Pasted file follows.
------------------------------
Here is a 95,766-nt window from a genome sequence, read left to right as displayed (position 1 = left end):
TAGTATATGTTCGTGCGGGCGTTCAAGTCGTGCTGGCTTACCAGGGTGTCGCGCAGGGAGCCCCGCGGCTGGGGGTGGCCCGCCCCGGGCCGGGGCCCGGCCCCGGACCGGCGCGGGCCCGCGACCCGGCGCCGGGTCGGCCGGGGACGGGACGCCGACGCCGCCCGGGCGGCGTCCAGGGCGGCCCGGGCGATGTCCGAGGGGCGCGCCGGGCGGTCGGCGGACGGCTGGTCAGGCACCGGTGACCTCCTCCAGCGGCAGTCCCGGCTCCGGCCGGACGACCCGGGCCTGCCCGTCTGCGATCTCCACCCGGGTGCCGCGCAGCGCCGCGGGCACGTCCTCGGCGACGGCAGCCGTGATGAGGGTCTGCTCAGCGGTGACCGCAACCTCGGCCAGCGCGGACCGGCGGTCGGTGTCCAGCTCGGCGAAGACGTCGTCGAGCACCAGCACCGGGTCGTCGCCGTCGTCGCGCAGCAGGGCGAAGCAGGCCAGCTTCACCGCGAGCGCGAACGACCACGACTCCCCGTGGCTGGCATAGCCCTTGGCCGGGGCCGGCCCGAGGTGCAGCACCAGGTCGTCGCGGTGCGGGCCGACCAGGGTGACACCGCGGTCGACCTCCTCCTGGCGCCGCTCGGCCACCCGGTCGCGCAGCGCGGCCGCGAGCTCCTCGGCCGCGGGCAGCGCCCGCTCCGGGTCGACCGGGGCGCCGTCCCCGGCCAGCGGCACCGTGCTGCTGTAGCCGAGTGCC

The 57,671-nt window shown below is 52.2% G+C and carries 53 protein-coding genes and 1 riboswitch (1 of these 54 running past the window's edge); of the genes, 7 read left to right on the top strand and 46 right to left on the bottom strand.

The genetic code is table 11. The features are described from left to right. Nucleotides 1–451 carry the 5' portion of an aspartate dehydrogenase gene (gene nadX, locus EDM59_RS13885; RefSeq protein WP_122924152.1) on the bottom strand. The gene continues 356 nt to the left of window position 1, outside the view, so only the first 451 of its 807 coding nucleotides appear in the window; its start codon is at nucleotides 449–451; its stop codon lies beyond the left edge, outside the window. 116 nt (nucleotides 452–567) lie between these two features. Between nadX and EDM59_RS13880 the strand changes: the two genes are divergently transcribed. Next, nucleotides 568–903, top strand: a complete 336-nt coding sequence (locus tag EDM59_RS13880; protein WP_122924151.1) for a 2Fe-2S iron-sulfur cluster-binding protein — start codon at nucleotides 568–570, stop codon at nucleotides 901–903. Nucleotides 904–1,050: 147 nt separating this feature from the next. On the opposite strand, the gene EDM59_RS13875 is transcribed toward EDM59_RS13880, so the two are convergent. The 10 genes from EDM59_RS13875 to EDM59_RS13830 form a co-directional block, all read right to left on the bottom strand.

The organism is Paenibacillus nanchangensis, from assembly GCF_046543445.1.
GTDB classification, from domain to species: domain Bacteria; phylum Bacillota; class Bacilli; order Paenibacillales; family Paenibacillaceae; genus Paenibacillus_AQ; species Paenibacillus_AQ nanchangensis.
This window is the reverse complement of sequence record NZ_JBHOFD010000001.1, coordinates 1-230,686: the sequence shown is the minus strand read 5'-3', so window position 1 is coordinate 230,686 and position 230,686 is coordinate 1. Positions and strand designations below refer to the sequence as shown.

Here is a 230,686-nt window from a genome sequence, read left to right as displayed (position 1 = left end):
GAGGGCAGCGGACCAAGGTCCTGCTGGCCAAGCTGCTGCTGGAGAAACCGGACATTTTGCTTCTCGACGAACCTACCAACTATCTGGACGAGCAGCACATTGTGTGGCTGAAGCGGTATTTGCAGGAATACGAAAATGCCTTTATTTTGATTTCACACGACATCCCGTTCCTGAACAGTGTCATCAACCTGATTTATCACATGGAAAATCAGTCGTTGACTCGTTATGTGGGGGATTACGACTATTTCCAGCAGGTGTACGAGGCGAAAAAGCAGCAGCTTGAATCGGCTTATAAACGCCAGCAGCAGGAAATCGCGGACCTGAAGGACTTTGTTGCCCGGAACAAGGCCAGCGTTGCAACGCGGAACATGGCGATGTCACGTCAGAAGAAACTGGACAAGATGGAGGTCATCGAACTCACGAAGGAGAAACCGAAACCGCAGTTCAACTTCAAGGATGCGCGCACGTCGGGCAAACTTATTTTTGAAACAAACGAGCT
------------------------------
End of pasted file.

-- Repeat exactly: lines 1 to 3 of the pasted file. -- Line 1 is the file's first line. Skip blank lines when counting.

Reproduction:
Here is a 95,766-nt window from a genome sequence, read left to right as displayed (position 1 = left end):
TAGTATATGTTCGTGCGGGCGTTCAAGTCGTGCTGGCTTACCAGGGTGTCGCGCAGGGAGCCCCGCGGCTGGGGGTGGCCCGCCCCGGGCCGGGGCCCGGCCCCGGACCGGCGCGGGCCCGCGACCCGGCGCCGGGTCGGCCGGGGACGGGACGCCGACGCCGCCCGGGCGGCGTCCAGGGCGGCCCGGGCGATGTCCGAGGGGCGCGCCGGGCGGTCGGCGGACGGCTGGTCAGGCACCGGTGACCTCCTCCAGCGGCAGTCCCGGCTCCGGCCGGACGACCCGGGCCTGCCCGTCTGCGATCTCCACCCGGGTGCCGCGCAGCGCCGCGGGCACGTCCTCGGCGACGGCAGCCGTGATGAGGGTCTGCTCAGCGGTGACCGCAACCTCGGCCAGCGCGGACCGGCGGTCGGTGTCCAGCTCGGCGAAGACGTCGTCGAGCACCAGCACCGGGTCGTCGCCGTCGTCGCGCAGCAGGGCGAAGCAGGCCAGCTTCACCGCGAGCGCGAACGACCACGACTCCCCGTGGCTGGCATAGCCCTTGGCCGGGGCCGGCCCGAGGTGCAGCACCAGGTCGTCGCGGTGCGGGCCGACCAGGGTGACACCGCGGTCGACCTCCTCCTGGCGCCGCTCGGCCACCCGGTCGCGCAGCGCGGCCGCGAGCTCCTCGGCCGCGGGCAGCGCCCGCTCCGGGTCGACCGGGGCGCCGTCCCCGGCCAGCGGCACCGTGCTGCTGTAGCCGAGTGCC

The 57,671-nt window shown below is 52.2% G+C and carries 53 protein-coding genes and 1 riboswitch (1 of these 54 running past the window's edge); of the genes, 7 read left to right on the top strand and 46 right to left on the bottom strand.